ICCPR, Article 14.3.b and Article 14.3.d; Basic Principles on the Role of Lawyers, Article 1, Article 2, Article 5, Article 6, and Article 8.

  • The right to adequate time and facilities for the preparation of the defense case.

ICCPR, Article 14.3.b.

  • The right not to be compelled to testify against oneself or to confess to guilt.

ICCPR, Article 14.3.g.

  • The right not to be subjected to torture and to cruel, inhuman or degrading treatment.

ICCPR, Article 7; Convention Against Torture and Other Cruel Inhuman or Degrading Treatment and Punishment, Article 1 and Article 2.

Trial rights

  • The right to a fair and public trial without undue delay.

ICCPR, Article 14.1, Article 14.3.c.

  • The right to examine, or have examined, the witnesses against one, and the right to obtain the attendance and examination of witnesses on one’s behalf under the same conditions as prosecution witnesses.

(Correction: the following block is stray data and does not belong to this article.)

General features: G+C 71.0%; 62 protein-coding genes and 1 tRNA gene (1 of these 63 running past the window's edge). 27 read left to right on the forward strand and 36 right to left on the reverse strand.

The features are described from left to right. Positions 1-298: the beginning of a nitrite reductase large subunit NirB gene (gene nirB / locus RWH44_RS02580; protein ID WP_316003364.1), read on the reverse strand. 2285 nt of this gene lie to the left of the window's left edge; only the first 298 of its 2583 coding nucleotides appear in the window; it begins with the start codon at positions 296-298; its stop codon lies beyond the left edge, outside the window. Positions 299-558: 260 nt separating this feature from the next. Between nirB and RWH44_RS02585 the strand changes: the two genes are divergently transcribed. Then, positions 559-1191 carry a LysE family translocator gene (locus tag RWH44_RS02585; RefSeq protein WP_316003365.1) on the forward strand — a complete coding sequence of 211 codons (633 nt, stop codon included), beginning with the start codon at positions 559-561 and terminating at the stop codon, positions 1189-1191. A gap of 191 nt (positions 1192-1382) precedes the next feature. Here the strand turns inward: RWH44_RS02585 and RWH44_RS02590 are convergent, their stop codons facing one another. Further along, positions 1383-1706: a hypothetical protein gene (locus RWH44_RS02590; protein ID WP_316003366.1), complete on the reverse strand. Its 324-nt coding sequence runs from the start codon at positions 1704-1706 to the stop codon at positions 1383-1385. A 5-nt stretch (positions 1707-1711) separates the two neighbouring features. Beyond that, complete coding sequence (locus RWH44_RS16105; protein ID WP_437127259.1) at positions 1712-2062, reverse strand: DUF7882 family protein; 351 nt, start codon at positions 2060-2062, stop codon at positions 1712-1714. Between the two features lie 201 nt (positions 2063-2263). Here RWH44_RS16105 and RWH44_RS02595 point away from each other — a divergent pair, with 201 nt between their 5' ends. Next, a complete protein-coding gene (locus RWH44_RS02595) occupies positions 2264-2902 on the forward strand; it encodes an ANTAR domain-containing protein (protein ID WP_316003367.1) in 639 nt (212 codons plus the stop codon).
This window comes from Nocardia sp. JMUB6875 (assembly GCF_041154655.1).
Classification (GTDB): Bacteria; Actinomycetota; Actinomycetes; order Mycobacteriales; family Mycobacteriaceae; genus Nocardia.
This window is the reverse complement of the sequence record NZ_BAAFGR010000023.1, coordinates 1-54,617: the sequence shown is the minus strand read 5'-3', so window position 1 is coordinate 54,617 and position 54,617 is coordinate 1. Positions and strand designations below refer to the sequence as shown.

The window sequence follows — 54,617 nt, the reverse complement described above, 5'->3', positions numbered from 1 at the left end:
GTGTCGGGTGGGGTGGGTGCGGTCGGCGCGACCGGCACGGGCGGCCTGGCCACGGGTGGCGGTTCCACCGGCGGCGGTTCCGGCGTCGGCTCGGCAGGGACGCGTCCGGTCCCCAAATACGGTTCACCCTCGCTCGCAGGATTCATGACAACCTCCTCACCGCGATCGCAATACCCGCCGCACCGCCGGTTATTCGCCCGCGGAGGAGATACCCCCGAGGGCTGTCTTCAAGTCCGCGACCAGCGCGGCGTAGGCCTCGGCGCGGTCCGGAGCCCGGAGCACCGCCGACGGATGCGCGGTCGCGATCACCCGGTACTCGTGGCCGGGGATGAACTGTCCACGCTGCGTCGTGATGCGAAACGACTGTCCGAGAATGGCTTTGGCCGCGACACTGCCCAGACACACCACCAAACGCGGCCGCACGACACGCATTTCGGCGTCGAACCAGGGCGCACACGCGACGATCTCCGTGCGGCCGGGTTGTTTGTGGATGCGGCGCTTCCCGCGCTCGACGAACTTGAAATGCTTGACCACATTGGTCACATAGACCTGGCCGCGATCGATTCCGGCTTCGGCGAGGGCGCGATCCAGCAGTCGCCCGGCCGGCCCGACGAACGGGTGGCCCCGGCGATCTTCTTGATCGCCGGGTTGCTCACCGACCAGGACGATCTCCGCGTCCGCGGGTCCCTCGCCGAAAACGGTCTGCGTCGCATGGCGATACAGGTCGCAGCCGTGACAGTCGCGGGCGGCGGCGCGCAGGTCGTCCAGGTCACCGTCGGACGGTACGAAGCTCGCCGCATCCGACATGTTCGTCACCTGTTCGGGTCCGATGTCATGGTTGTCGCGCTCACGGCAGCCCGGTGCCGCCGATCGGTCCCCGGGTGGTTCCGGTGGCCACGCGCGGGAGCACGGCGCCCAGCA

ICCPR, Article 14.3.d and Article 14.3.e.

Judgment rights

  • The right to appeal to a court of higher jurisdiction.

ICCPR, Article 14.5.

  • The right to seek pardon or commutation of sentence.

ICCPR, Article 6.4.

Capital punishment
  • The inherent right to life, of which no one shall be arbitrarily deprived.

Universal Declaration of Human Rights (UDHR), Article 3; International Covenant on Civil and Political Rights (ICCPR), Article 6.1; Second Optional Protocol to the ICCPR, aiming at the abolition of the death penalty, Article 1.1, Article 1.2.

  • The right not to be subjected to cruel, inhuman or degrading punishment.

ICCPR, Article 7; Convention Against Torture and Other Cruel Inhuman or Degrading Treatment and Punishment, Article 1 and Article 2.

About this Case

He was well-intentioned, kind, athletic, strong, loved his family, and gave of himself. He liked to swim, play tennis, and ride horses. He would set up equestrian facilities at every base he was transferred to